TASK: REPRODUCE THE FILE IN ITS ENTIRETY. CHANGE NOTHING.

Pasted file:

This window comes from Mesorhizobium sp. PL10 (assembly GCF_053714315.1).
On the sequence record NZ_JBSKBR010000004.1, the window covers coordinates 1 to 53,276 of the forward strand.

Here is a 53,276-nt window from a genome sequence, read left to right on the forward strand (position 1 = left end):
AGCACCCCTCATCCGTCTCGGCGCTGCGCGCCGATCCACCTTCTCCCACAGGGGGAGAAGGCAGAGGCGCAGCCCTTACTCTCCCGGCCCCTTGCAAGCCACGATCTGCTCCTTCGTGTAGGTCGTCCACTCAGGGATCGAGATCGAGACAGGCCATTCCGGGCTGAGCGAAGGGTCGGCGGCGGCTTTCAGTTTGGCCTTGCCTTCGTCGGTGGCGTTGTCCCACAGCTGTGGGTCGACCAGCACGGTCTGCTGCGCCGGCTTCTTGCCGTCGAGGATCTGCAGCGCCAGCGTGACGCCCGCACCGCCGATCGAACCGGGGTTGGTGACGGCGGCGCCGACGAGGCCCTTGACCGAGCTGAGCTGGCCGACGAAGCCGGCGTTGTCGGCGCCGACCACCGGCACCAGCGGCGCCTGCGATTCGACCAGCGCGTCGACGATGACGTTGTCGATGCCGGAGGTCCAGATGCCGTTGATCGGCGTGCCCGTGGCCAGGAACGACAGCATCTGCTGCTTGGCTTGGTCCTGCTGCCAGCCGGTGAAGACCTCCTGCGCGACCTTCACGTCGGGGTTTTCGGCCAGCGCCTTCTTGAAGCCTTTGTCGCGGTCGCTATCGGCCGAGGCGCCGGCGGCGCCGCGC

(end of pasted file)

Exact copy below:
This window comes from Mesorhizobium sp. PL10 (assembly GCF_053714315.1).
On the sequence record NZ_JBSKBR010000004.1, the window covers coordinates 1 to 53,276 of the forward strand.

Here is a 53,276-nt window from a genome sequence, read left to right on the forward strand (position 1 = left end):
AGCACCCCTCATCCGTCTCGGCGCTGCGCGCCGATCCACCTTCTCCCACAGGGGGAGAAGGCAGAGGCGCAGCCCTTACTCTCCCGGCCCCTTGCAAGCCACGATCTGCTCCTTCGTGTAGGTCGTCCACTCAGGGATCGAGATCGAGACAGGCCATTCCGGGCTGAGCGAAGGGTCGGCGGCGGCTTTCAGTTTGGCCTTGCCTTCGTCGGTGGCGTTGTCCCACAGCTGTGGGTCGACCAGCACGGTCTGCTGCGCCGGCTTCTTGCCGTCGAGGATCTGCAGCGCCAGCGTGACGCCCGCACCGCCGATCGAACCGGGGTTGGTGACGGCGGCGCCGACGAGGCCCTTGACCGAGCTGAGCTGGCCGACGAAGCCGGCGTTGTCGGCGCCGACCACCGGCACCAGCGGCGCCTGCGATTCGACCAGCGCGTCGACGATGACGTTGTCGATGCCGGAGGTCCAGATGCCGTTGATCGGCGTGCCCGTGGCCAGGAACGACAGCATCTGCTGCTTGGCTTGGTCCTGCTGCCAGCCGGTGAAGACCTCCTGCGCGACCTTCACGTCGGGGTTTTCGGCCAGCGCCTTCTTGAAGCCTTTGTCGCGGTCGCTATCGGCCGAGGCGCCGGCGGCGCCGCGC